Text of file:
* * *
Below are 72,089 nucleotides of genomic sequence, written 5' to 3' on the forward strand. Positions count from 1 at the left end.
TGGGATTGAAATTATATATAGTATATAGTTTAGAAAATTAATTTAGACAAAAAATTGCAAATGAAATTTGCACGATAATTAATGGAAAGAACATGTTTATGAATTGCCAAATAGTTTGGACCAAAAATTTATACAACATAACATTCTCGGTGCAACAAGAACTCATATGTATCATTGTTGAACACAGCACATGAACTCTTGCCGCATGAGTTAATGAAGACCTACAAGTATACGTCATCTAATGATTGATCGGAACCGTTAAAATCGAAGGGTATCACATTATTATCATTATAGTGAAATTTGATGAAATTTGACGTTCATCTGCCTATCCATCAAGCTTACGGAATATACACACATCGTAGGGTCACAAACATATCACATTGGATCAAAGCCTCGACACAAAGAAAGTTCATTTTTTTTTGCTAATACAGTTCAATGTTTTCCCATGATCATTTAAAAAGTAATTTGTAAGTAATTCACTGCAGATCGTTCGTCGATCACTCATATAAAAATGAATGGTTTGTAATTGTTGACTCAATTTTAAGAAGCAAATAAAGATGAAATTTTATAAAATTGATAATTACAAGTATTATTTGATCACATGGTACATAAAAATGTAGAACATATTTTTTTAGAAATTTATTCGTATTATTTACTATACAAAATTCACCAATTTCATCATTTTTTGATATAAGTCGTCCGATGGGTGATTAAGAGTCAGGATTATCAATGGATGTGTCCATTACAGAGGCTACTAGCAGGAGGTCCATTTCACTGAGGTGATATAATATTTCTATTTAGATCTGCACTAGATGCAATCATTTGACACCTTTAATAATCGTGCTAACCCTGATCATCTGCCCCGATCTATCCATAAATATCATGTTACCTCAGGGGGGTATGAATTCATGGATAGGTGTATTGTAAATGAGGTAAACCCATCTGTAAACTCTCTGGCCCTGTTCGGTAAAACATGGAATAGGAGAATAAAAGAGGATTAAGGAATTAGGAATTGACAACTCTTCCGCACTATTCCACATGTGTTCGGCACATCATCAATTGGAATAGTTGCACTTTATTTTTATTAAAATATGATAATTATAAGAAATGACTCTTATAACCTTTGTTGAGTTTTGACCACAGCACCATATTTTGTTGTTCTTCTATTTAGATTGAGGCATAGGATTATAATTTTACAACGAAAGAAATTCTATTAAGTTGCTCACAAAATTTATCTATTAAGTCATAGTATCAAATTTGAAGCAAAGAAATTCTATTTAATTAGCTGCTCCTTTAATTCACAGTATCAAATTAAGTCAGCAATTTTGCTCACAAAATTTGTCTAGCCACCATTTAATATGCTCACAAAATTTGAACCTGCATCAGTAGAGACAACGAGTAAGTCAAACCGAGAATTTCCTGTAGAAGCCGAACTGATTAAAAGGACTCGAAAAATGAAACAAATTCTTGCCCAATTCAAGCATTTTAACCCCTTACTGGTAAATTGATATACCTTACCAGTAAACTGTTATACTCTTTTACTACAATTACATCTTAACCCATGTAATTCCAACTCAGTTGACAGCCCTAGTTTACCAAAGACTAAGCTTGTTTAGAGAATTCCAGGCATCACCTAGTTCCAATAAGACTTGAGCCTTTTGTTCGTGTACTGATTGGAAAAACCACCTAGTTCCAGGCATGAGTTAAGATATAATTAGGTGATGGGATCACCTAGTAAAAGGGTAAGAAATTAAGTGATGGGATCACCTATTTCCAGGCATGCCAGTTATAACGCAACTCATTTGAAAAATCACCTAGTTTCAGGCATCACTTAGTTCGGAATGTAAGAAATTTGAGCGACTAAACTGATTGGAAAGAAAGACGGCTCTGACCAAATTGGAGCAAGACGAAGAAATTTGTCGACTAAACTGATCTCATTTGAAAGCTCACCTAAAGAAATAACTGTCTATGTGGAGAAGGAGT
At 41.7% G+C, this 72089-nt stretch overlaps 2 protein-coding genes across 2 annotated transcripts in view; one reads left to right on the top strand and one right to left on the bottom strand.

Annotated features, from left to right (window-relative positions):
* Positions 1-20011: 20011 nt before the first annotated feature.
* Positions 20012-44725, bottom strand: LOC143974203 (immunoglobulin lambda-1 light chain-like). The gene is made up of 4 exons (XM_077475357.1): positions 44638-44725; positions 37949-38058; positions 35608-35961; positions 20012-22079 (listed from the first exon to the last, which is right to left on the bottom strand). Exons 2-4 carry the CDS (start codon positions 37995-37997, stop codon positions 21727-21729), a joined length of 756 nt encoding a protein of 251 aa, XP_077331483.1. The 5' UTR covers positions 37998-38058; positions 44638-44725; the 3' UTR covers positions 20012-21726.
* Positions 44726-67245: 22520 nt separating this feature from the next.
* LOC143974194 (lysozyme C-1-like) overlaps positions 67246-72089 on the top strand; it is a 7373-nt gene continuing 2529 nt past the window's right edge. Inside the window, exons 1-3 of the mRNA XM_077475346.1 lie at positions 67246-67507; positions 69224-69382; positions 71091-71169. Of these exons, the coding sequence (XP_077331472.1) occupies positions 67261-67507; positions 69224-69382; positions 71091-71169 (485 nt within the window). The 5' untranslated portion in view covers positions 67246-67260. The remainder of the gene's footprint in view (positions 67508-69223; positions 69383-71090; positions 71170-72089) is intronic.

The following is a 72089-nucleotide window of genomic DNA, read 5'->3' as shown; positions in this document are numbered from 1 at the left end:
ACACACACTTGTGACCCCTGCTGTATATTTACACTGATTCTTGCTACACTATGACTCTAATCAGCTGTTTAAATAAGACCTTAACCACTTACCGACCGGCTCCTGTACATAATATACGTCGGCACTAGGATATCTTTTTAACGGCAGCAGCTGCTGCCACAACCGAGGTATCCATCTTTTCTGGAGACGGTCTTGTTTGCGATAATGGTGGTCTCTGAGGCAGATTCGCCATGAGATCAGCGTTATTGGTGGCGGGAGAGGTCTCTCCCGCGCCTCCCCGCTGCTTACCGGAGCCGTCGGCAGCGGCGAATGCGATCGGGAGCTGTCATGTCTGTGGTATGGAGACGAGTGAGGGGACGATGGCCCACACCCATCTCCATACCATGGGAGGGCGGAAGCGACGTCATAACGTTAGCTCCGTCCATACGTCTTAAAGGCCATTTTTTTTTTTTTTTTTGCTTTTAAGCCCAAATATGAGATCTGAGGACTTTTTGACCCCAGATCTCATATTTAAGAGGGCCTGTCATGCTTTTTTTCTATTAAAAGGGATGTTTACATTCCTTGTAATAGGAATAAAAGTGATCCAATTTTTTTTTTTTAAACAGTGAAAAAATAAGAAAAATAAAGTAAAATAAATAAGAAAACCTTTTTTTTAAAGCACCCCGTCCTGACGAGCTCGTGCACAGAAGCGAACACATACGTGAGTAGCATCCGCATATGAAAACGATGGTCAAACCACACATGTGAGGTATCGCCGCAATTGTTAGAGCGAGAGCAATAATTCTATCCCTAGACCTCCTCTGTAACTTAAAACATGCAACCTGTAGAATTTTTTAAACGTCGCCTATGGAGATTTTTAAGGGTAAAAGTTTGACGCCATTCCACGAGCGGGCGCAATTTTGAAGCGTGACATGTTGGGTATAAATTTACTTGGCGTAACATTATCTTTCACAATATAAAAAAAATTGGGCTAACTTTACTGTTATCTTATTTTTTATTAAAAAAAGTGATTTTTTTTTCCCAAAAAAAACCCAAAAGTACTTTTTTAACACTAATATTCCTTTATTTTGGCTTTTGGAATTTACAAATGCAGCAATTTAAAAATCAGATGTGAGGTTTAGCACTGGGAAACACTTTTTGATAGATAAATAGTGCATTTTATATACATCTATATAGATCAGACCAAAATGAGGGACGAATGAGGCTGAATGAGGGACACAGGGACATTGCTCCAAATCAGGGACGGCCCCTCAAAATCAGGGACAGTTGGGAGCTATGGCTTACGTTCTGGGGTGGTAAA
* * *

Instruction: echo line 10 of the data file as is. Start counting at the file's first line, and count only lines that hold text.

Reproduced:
ACACACACTTGTGACCCCTGCTGTATATTTACACTGATTCTTGCTACACTATGACTCTAATCAGCTGTTTAAATAAGACCTTAACCACTTACCGACCGGCTCCTGTACATAATATACGTCGGCACTAGGATATCTTTTTAACGGCAGCAGCTGCTGCCACAACCGAGGTATCCATCTTTTCTGGAGACGGTCTTGTTTGCGATAATGGTGGTCTCTGAGGCAGATTCGCCATGAGATCAGCGTTATTGGTGGCGGGAGAGGTCTCTCCCGCGCCTCCCCGCTGCTTACCGGAGCCGTCGGCAGCGGCGAATGCGATCGGGAGCTGTCATGTCTGTGGTATGGAGACGAGTGAGGGGACGATGGCCCACACCCATCTCCATACCATGGGAGGGCGGAAGCGACGTCATAACGTTAGCTCCGTCCATACGTCTTAAAGGCCATTTTTTTTTTTTTTTTTGCTTTTAAGCCCAAATATGAGATCTGAGGACTTTTTGACCCCAGATCTCATATTTAAGAGGGCCTGTCATGCTTTTTTTCTATTAAAAGGGATGTTTACATTCCTTGTAATAGGAATAAAAGTGATCCAATTTTTTTTTTTTAAACAGTGAAAAAATAAGAAAAATAAAGTAAAATAAATAAGAAAACCTTTTTTTTAAAGCACCCCGTCCTGACGAGCTCGTGCACAGAAGCGAACACATACGTGAGTAGCATCCGCATATGAAAACGATGGTCAAACCACACATGTGAGGTATCGCCGCAATTGTTAGAGCGAGAGCAATAATTCTATCCCTAGACCTCCTCTGTAACTTAAAACATGCAACCTGTAGAATTTTTTAAACGTCGCCTATGGAGATTTTTAAGGGTAAAAGTTTGACGCCATTCCACGAGCGGGCGCAATTTTGAAGCGTGACATGTTGGGTATAAATTTACTTGGCGTAACATTATCTTTCACAATATAAAAAAAATTGGGCTAACTTTACTGTTATCTTATTTTTTATTAAAAAAAGTGATTTTTTTTTCCCAAAAAAAACCCAAAAGTACTTTTTTAACACTAATATTCCTTTATTTTGGCTTTTGGAATTTACAAATGCAGCAATTTAAAAATCAGATGTGAGGTTTAGCACTGGGAAACACTTTTTGATAGATAAATAGTGCATTTTATATACATCTATATAGATCAGACCAAAATGAGGGACGAATGAGGCTGAATGAGGGACACAGGGACATTGCTCCAAATCAGGGACGGCCCCTCAAAATCAGGGACAGTTGGGAGCTATGGCTTACGTTCTGGGGTGGTAAA